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The hit anime series Naruto has spawned a multitude of games with multiple styles. Clash of the Ninja Revolutions 2, the latest, comes just one year after the young, orange-clad fighter first came on to the Wii scene. The first two Clash of the Ninja installments came out on Gamecube, and introduced the 3-D environment to the Naruto world. A great improvement from the previous series, Ultimate Ninja, these latest versions have ramped up the intensity of the fighting action by granting perspective to the jaw-dropping moves a skilled ninja can conjure.
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While the game is primarily a combat fighter, a unique storyline has been dreamed up to give an extra option to the solo player. The tale is weaved outside of the television and manga reality, but maintains some fairly believable progression despite some obvious leaps in logic. The fights in this mode offer significant variety from normal gameplay, but it's not so far from the norm as to blow one's mind.
Like most fighting games, the story is basically filler to get you from one fight to the next. Like the leftover pieces in the variety chocolate box, this one isn't that great to bite in to. The cut scenes leave something to be desired from those who have seen the television series, and the rest is slow-moving text and static images that move like hand puppets.
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The very first thing players will notice is that the Wii remote and this game do not get along very well. It's actually wise not to have them both in one room at the same time. Relying on motion controls make for an extremely clunky experience and various idiosyncrasies result.
Once you've moved on to a more reasonable control method, a highly entertaining tournament fighter begins to take shape. Special moves are the bread and butter of these types of games, and the Naruto story allows for an extra wrinkle in that idea: the chakra meter. Used for both massive, cut scene-included special attacks and lifesaving relocation moves, the chakra meter not only gives you additional options, but it forces a choice between fight or flight.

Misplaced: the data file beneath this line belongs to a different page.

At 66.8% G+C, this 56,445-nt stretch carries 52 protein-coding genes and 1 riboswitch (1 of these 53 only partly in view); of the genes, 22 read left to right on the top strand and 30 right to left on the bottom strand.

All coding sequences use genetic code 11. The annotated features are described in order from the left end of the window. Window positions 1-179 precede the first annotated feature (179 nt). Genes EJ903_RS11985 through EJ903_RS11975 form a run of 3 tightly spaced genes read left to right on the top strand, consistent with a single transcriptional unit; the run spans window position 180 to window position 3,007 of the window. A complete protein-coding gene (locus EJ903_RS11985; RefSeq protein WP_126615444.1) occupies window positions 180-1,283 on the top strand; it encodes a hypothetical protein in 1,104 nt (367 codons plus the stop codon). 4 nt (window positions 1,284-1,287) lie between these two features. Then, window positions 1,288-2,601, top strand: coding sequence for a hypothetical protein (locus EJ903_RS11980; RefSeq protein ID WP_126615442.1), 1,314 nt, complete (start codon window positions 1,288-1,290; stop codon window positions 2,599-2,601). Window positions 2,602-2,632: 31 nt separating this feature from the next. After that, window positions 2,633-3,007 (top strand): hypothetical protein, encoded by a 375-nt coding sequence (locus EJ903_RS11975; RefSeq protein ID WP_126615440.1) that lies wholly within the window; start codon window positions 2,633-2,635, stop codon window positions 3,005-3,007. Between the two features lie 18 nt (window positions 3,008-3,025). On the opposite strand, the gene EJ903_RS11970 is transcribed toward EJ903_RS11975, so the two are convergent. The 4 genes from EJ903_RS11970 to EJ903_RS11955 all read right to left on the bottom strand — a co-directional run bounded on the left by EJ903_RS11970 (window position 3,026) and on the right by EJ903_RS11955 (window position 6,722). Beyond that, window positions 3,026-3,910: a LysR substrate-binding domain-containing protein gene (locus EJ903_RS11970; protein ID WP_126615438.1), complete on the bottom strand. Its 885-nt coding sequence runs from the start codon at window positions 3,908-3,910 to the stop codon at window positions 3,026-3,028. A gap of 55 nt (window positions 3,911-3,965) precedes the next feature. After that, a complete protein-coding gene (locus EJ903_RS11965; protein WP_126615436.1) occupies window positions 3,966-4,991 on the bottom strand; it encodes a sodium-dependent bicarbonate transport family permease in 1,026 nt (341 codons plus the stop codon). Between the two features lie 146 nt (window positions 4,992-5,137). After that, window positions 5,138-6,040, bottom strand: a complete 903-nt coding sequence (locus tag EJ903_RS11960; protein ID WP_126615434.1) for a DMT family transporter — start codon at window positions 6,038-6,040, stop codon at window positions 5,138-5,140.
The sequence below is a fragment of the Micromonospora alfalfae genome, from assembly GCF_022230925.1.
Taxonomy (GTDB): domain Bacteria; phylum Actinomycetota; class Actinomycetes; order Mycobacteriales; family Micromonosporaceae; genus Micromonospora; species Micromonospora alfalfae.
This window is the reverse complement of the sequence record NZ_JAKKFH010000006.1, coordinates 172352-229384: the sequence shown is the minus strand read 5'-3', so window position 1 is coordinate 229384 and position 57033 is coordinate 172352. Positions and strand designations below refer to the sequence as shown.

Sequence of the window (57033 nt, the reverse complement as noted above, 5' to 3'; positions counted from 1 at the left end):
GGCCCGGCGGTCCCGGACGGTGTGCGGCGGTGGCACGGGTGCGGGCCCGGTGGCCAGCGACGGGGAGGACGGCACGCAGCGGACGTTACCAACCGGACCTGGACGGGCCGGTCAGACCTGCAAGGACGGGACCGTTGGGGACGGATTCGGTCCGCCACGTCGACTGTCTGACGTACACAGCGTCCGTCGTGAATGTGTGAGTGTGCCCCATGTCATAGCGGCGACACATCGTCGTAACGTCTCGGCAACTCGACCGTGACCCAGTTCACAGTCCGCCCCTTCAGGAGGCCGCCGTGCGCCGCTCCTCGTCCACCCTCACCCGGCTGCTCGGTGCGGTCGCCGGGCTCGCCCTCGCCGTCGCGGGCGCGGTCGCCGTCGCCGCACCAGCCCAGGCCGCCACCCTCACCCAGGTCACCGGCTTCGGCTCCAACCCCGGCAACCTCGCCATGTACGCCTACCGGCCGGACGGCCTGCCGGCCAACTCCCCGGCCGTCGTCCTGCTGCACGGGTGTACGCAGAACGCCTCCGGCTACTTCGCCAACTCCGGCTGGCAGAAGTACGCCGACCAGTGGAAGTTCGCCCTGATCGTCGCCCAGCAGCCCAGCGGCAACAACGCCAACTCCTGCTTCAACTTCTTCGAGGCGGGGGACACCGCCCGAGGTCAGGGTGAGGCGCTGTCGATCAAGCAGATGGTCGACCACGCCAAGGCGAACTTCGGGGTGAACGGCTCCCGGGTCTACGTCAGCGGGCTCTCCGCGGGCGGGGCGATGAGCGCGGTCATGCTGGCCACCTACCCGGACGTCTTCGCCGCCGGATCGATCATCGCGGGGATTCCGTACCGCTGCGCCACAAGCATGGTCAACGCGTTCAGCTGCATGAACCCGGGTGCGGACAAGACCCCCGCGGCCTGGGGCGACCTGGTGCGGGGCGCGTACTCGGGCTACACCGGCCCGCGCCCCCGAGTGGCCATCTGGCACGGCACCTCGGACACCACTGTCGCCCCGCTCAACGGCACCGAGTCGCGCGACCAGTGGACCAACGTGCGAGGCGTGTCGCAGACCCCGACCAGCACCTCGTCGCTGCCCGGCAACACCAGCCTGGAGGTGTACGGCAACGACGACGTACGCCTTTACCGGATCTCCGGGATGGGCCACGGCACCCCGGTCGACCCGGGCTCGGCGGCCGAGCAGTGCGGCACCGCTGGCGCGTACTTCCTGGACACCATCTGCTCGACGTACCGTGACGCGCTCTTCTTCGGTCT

What prevents a top rating for this very involved fighter is the fact that people who have played previous versions of the series have already played this one. True, it's fun to play, yet very little has been added to the player's overall experience and one thing has been suspiciously omitted: online play.
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Featuring a hearty list of possible competitors, there are plenty of options for players. What really makes it all work is the four player battle royale mode. Where the two player option is much more familiar to fighting game veterans, more really is merrier. The addition ratchets up the excitement factor drastically and puts a different perspective on the importance of using your blocks.
New characters have been added to the game, including the visually stunning Nine-Tails Naruto and Second-State Sasuke Uchiha. Some of them are only new to the U.S. versions of the game, but most are entirely new to the series. With new characters come new moves, but there still aren't enough to require anyone to develop new game strategies.
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Although the individual aspects of the game add up well, it's very difficult to get past the fact that this is the fourth game in a series that hasn't evolved very much since its first installment. As a television show and manga series, what captures the imagination is how Naruto's characters and their situation progresses over time. This crucial element is almost entirely absent from Clash of the Ninja Revolutions 2. This is the game to get if you've never tried any of the series before, but it's a needless addition for anyone else.
A collection of articles about Naruto.